Culture / Education / Politics

Yes means Yes.: California’s Affirmative Consent Legislation

Last week California passed a law that caught the attention of universities across the state and people across the country. The new law, Senate Bill #967, requires that universities create and implement protocol to address sexual assault of students, faculty and staff on the college campuses. This new bill states that universities who fail to put in place procedures to educate students, intervene and deliver justice to perpetrators, will have state financial aid revoked from the campus.

As the discussion of sexual assault has increased including various activist groups, the issue has come to the forefront of American social issues. With the release of a list of colleges who were under investigation for violations in handling sexual assault cases, the U.S. Department of Education advanced full on. The list included many of Americas highly regarded and popular schools, confirming the daunting thought for many parents, educators, politicians and students that sexual violence is common on many college campuses.

Some are calling for bystander intervention programs that promote those who see situations that could lead to sexual assault to intervene. Such programs are increasingly included in freshman orientations along with awareness campaigns on campuses, putting information on everything from campus benches to building signs.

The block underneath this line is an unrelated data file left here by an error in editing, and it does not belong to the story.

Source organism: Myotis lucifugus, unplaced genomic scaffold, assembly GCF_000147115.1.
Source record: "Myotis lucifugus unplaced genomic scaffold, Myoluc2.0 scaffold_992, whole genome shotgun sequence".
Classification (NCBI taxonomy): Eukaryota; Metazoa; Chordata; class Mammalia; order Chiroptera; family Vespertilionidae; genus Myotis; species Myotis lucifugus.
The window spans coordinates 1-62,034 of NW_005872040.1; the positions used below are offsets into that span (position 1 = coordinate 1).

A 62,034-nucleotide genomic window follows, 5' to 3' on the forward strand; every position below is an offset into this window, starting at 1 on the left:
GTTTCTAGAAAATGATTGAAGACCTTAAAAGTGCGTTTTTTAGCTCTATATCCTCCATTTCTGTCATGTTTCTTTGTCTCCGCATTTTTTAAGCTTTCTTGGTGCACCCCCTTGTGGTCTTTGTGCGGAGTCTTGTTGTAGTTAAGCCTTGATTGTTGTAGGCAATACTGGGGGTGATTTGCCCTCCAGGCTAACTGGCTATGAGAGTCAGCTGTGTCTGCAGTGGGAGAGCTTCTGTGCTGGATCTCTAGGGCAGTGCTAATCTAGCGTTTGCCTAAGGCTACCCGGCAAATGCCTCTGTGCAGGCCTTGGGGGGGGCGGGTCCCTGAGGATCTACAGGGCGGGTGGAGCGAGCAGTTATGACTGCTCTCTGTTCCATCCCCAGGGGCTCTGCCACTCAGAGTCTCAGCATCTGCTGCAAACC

Others are trying to push a “Consent is Sexy”campaign and encourage students to realize that every act of sexual contact, whether it is kissing or intercourse requires a definite “yes.” This “affirmative consent” approach is included in the new California Bill and means that the old “no means no” slogan is no longer applicable. Instead many are calling for a new motto: “Yes means Yes.” A clear and verbalized form of consent must be enacted in order for sexual contact to be acceptable and legal. This erases any blurred lines concerning implied consent, miscommunications or lack of a definite no. The only time an act of sexual contact is legally acceptable and cannot be persecuted as sexual violence is if both parties state yes. Legislators and supporters of the bill hope that by placing these restrictions and outlines they will be able to curb the high number of sexual assaults on campuses by encouraging higher education institutes to increase education and prevention efforts.

However, educators and administrators are voicing concerns about how they are going to move forward in a productive manner. They are unsure of what approaches work and which do not, citing a “lack of data” that is hindering their efforts. Although some universities have created recent bystander programs or affirmative consent campaigns they are relatively new and therefore they have no idea of how effective they are.

While many higher education administrators, along with others, are wary of the new proposition to reduce sexual assault, it is a step in the right direction simply because it is increasing the discussion on college campuses. As discussion and education about sexual assault increases on college campuses, there will likely be a positive result. By being aware of the consequences emotionally, physically and criminally, students are widening their scope of knowledge about rape, sexual violence and sexual assault. Programs such as affirmative consent and bystander intervention will likely help decrease these instances but any means that increases the discussion of the problem may very well be the best way to help fight this issue.

 

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